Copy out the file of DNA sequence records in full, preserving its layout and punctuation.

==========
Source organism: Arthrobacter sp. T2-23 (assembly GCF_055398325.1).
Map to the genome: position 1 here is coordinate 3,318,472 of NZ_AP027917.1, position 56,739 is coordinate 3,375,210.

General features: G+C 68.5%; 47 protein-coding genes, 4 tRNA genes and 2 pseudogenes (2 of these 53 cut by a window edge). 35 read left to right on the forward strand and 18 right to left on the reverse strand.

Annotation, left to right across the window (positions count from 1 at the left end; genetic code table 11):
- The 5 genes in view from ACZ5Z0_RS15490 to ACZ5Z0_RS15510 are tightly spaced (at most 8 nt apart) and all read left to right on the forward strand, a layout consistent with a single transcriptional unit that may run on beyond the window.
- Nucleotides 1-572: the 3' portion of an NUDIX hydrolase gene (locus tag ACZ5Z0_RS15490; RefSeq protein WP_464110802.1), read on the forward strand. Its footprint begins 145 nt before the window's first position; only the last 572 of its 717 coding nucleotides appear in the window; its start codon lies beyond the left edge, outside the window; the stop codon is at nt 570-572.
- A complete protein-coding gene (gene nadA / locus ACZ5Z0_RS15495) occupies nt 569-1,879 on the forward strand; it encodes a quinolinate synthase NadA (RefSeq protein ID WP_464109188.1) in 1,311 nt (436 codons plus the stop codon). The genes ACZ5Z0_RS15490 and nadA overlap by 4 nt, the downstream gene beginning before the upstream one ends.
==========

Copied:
Source organism: Arthrobacter sp. T2-23 (assembly GCF_055398325.1).
Map to the genome: position 1 here is coordinate 3,318,472 of NZ_AP027917.1, position 56,739 is coordinate 3,375,210.

General features: G+C 68.5%; 47 protein-coding genes, 4 tRNA genes and 2 pseudogenes (2 of these 53 cut by a window edge). 35 read left to right on the forward strand and 18 right to left on the reverse strand.

Annotation, left to right across the window (positions count from 1 at the left end; genetic code table 11):
- The 5 genes in view from ACZ5Z0_RS15490 to ACZ5Z0_RS15510 are tightly spaced (at most 8 nt apart) and all read left to right on the forward strand, a layout consistent with a single transcriptional unit that may run on beyond the window.
- Nucleotides 1-572: the 3' portion of an NUDIX hydrolase gene (locus tag ACZ5Z0_RS15490; RefSeq protein WP_464110802.1), read on the forward strand. Its footprint begins 145 nt before the window's first position; only the last 572 of its 717 coding nucleotides appear in the window; its start codon lies beyond the left edge, outside the window; the stop codon is at nt 570-572.
- A complete protein-coding gene (gene nadA / locus ACZ5Z0_RS15495) occupies nt 569-1,879 on the forward strand; it encodes a quinolinate synthase NadA (RefSeq protein ID WP_464109188.1) in 1,311 nt (436 codons plus the stop codon). The genes ACZ5Z0_RS15490 and nadA overlap by 4 nt, the downstream gene beginning before the upstream one ends.